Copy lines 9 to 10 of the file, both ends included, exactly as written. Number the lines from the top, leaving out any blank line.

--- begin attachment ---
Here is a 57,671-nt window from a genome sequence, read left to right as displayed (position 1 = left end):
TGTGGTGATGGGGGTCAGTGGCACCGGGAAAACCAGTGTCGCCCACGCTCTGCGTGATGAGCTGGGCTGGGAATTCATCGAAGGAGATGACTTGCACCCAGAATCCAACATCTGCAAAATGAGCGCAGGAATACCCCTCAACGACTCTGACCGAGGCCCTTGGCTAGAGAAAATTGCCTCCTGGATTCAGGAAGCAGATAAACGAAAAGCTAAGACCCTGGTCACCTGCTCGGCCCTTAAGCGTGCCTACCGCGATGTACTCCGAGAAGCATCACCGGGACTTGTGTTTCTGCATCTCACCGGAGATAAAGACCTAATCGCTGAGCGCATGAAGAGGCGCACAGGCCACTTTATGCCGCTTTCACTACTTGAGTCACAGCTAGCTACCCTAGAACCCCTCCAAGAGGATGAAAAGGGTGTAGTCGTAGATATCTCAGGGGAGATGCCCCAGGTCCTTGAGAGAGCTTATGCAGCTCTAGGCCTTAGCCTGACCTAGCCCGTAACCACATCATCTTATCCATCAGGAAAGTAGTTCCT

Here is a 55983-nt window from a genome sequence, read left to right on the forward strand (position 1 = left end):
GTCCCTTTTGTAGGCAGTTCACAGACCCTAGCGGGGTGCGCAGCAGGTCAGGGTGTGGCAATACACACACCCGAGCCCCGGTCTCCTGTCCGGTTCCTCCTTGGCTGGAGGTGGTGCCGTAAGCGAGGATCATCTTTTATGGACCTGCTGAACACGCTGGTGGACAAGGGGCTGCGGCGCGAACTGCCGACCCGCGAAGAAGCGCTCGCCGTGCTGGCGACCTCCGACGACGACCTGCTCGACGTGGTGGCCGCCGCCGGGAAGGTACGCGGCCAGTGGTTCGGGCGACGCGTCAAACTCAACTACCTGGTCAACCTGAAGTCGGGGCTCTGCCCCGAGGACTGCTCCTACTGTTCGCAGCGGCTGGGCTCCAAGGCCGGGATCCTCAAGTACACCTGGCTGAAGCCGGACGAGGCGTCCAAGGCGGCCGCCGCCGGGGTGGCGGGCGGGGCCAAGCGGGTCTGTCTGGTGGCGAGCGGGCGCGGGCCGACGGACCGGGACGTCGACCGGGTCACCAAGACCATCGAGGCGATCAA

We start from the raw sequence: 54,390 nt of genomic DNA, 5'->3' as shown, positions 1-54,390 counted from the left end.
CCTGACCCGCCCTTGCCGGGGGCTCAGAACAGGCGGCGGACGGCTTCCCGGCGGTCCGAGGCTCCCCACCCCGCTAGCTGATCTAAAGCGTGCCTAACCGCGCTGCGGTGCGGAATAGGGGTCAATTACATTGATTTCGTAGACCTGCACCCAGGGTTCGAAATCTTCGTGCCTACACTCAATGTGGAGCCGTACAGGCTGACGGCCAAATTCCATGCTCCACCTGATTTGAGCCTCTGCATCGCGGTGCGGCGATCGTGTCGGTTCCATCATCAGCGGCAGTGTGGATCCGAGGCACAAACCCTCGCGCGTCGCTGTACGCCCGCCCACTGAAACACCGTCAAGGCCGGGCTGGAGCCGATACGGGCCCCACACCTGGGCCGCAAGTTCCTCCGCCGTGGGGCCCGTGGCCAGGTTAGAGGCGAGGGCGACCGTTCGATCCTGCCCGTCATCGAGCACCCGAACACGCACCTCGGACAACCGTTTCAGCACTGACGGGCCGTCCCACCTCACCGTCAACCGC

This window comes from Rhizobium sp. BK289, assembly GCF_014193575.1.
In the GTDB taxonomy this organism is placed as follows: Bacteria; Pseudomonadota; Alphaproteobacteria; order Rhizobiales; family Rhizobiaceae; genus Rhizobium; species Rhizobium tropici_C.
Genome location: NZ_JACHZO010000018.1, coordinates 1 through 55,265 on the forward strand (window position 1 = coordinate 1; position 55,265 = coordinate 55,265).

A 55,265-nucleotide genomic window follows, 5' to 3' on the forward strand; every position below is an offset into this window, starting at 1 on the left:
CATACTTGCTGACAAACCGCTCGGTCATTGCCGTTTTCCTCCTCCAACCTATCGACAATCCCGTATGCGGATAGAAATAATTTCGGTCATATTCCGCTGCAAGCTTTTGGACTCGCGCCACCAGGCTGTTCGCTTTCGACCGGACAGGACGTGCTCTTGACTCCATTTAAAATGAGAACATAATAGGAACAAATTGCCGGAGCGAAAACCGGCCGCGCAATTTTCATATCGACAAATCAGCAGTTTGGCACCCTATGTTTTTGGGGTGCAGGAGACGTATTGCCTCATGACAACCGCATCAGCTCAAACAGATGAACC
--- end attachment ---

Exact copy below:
Genome location: NZ_JACHZO010000018.1, coordinates 1 through 55,265 on the forward strand (window position 1 = coordinate 1; position 55,265 = coordinate 55,265).

A 55,265-nucleotide genomic window follows, 5' to 3' on the forward strand; every position below is an offset into this window, starting at 1 on the left: